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5 Ways To Overcome Entrepreneur Isolation

5 Ways To Overcome Entrepreneur Isolation

You’ve left your corporate life behind to pursue your passion. This new life of an entrepreneur is exciting and fulfilling, but it can also get lonely quickly. You find yourself less aligned with old friends and colleagues. Your life has changed drastically while theirs stayed the same. There are less people to commiserate with and you feel a slow isolation coming on as months go by.

Feeling isolated can eventually impact your mental well-being and productivity. It might even make you feel depressed and negative.

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So, break out of it when you see the signs. We’re social creatures and we crave connection. A few small changes can help you connect, recharge, and get your mojo back in no time.

Acknowledge your accomplishments

You didn’t get here looking for the easy way out. You’re here because you had the strength and the resilience to break away from the norm and pursue your true passion. You still have that strength. Take a moment every so often (maybe even once a day) to go through your accomplishments from the day you decided to become an entrepreneur. Remember the small challenges you overcame and how you did it. You’ll start to realize the strength and confidence grow within you again. You’ll mentally reinforce your mission and feel aligned to it.

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Join a group to make new connections

Sometimes, loneliness has little to do with the number of friends in your social circle and more about the type of connection that you’re missing. So, make new connections. Join an entrepreneur group in your neighborhood. There are many organized groups or events for entrepreneurs, like Meetup.com, for example. You can join a group, attend an event, and meet others in your area. The great thing about this is that you’re likely to meet people that can relate to your new challenges and lifestyle. You might even make a few new friends to commiserate with and go out for coffee or drinks. As you form new connections, you’ll realize you’re not alone.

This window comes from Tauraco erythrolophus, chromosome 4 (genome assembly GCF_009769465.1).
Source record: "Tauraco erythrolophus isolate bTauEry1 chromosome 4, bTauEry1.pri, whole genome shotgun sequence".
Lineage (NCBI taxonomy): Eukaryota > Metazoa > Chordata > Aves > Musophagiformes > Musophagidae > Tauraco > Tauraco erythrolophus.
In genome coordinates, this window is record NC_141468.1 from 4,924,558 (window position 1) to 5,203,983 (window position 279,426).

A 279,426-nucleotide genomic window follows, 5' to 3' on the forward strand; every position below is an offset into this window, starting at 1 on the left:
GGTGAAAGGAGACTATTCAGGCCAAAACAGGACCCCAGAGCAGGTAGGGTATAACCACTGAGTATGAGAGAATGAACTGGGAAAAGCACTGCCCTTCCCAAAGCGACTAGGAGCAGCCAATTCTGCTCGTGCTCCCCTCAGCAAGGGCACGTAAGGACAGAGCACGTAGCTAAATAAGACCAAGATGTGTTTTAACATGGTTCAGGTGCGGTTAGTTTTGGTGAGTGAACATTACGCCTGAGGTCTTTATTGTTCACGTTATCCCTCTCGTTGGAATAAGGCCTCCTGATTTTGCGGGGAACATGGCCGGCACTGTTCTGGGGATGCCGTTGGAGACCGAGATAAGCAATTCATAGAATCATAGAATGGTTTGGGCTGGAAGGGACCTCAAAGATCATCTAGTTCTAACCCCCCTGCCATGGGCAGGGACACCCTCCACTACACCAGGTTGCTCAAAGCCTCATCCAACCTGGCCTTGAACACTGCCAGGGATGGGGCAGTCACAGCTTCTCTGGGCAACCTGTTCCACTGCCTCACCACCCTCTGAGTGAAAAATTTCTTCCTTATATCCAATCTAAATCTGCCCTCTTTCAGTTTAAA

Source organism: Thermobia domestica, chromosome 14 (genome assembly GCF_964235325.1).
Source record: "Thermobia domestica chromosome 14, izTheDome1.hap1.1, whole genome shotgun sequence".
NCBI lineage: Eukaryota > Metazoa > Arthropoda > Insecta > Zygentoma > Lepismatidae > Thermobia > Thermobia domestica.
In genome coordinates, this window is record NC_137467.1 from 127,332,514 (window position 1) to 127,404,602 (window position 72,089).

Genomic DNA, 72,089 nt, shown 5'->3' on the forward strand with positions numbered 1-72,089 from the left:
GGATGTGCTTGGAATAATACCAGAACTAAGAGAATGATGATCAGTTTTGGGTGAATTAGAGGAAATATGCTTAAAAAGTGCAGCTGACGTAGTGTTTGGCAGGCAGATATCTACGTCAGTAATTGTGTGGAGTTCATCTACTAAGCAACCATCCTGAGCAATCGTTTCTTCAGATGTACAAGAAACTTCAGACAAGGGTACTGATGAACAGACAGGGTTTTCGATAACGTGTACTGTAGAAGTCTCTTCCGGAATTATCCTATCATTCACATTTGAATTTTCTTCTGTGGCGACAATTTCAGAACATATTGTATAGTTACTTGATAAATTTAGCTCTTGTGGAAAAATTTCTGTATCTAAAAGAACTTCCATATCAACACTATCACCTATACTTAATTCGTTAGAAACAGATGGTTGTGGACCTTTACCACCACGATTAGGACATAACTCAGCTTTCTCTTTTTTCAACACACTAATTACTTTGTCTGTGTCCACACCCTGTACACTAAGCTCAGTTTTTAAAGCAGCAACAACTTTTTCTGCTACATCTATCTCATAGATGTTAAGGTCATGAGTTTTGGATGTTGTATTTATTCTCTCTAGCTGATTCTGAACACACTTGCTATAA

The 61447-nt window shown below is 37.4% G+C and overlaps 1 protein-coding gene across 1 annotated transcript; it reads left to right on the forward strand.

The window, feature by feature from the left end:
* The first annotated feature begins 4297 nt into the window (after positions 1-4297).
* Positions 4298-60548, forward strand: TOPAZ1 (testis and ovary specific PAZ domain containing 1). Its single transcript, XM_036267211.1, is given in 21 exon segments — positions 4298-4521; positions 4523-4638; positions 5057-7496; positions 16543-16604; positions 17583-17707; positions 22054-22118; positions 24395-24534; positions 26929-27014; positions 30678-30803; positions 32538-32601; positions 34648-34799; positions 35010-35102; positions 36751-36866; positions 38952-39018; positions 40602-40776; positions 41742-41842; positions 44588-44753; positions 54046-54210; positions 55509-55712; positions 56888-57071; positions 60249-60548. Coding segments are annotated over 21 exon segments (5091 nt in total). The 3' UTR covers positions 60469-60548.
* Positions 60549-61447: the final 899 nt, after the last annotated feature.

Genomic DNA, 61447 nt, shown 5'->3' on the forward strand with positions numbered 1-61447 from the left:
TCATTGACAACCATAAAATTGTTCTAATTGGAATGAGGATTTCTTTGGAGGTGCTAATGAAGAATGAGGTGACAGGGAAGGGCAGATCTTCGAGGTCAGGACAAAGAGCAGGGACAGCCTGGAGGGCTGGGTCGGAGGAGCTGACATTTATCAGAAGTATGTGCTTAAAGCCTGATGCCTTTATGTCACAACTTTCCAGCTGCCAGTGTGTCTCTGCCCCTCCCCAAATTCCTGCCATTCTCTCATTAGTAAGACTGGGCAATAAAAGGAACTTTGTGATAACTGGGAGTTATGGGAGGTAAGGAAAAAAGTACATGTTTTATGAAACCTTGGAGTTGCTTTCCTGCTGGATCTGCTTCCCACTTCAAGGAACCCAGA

Trade in some online time for the real deal

Sure, we’re all connected to friends through social channels like Facebook, Twitter, Google+, etc. While it can be addicting, it can also be isolating because you’re missing out on tangible interactions, like hearing someone’s voice or watching them laugh. Why not cut back a bit on the online socializing and interact with people the old fashioned way? Take the time to meet in person. Setup a coffee or phone date with a friend. Go out for dinner or a movie. You’d be surprised how quickly you’ll feel less alone and more open.

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Learn a new skill for exercise

Exercise makes your body release endorphins (feel good hormones). However, if the thought of spending hours at the gym alone and watching time tick by makes you squirm, then replace it with fun activities that you can do in a group. Dancing is not just for the stars anymore. Actually, dance classes are available in many locales. Dancing teaches balance, relieves stress, improves flexibility, and can help make a new friend or two. You could also try something new and exciting that you’ve never done before, like archery, rock-climbing surfing or snowboarding. Many activities can be sampled with Groupon type deals so you can dip your toes in to see if you like it before committing. Learning a new skill stimulates your mind, while physical activity recharges your body. You’ll leave feeling refreshed and engaged.

Practice gratitude daily

Being thankful draws positive emotions and creates a positive mindset. Find three things every day that you’re thankful for. They could be events that occurred, your accomplishments, or even your cherished ones (your family, your friends or your pet). Acknowledging this and being grateful every day will train your mind to create a positive mindset. You’ll feel your mental well-being grow day by day. You’ll also realize and appreciate what’s truly important to you.

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Conclusion

Overcoming isolation is a step-by-step process. It does not happen overnight. So, take baby steps. If something does not work out, don’t dwell or shy away from trying something else. The goal is to find your sweet spot – where you feel connected, engaged, and supported.

Featured photo credit: JOHN MARK ARNOLD via magdeleine.co

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Last Updated on August 4, 2020

The Gentle Art of Saying No For a Less Stressful Life

The Gentle Art of Saying No For a Less Stressful Life

No!

It’s a simple fact that you can never be productive if you take on too many commitments — you simply spread yourself too thin and will not be able to get anything done, at least not well or on time.